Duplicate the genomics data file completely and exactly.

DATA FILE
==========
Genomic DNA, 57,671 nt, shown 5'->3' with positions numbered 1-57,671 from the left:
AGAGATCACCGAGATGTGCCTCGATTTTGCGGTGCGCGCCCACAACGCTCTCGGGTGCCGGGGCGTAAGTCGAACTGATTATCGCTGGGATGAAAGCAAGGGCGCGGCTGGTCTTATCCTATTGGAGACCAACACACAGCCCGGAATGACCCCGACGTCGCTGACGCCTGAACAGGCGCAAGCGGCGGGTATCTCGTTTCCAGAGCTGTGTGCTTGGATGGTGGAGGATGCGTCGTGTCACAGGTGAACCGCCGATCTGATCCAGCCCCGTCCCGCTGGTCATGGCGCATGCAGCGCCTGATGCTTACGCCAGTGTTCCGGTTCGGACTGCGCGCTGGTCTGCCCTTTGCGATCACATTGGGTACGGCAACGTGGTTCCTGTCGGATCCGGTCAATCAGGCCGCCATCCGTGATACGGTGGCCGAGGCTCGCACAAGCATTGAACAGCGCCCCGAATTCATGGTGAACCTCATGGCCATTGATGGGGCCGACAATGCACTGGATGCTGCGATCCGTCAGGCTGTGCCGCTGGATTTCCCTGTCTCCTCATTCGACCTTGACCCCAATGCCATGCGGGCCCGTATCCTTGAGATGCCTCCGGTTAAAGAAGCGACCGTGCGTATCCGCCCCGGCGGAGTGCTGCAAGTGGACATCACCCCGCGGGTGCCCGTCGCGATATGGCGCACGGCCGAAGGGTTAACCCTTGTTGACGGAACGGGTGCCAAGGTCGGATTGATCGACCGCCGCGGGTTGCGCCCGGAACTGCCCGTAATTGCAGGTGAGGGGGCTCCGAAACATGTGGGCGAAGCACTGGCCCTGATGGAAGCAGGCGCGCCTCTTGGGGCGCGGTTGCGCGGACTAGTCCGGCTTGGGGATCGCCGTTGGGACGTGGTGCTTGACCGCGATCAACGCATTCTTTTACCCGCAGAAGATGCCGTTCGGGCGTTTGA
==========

Genomic DNA, 57,671 nt, shown 5'->3' with positions numbered 1-57,671 from the left:
AGAGATCACCGAGATGTGCCTCGATTTTGCGGTGCGCGCCCACAACGCTCTCGGGTGCCGGGGCGTAAGTCGAACTGATTATCGCTGGGATGAAAGCAAGGGCGCGGCTGGTCTTATCCTATTGGAGACCAACACACAGCCCGGAATGACCCCGACGTCGCTGACGCCTGAACAGGCGCAAGCGGCGGGTATCTCGTTTCCAGAGCTGTGTGCTTGGATGGTGGAGGATGCGTCGTGTCACAGGTGAACCGCCGATCTGATCCAGCCCCGTCCCGCTGGTCATGGCGCATGCAGCGCCTGATGCTTACGCCAGTGTTCCGGTTCGGACTGCGCGCTGGTCTGCCCTTTGCGATCACATTGGGTACGGCAACGTGGTTCCTGTCGGATCCGGTCAATCAGGCCGCCATCCGTGATACGGTGGCCGAGGCTCGCACAAGCATTGAACAGCGCCCCGAATTCATGGTGAACCTCATGGCCATTGATGGGGCCGACAATGCACTGGATGCTGCGATCCGTCAGGCTGTGCCGCTGGATTTCCCTGTCTCCTCATTCGACCTTGACCCCAATGCCATGCGGGCCCGTATCCTTGAGATGCCTCCGGTTAAAGAAGCGACCGTGCGTATCCGCCCCGGCGGAGTGCTGCAAGTGGACATCACCCCGCGGGTGCCCGTCGCGATATGGCGCACGGCCGAAGGGTTAACCCTTGTTGACGGAACGGGTGCCAAGGTCGGATTGATCGACCGCCGCGGGTTGCGCCCGGAACTGCCCGTAATTGCAGGTGAGGGGGCTCCGAAACATGTGGGCGAAGCACTGGCCCTGATGGAAGCAGGCGCGCCTCTTGGGGCGCGGTTGCGCGGACTAGTCCGGCTTGGGGATCGCCGTTGGGACGTGGTGCTTGACCGCGATCAACGCATTCTTTTACCCGCAGAAGATGCCGTTCGGGCGTTTGA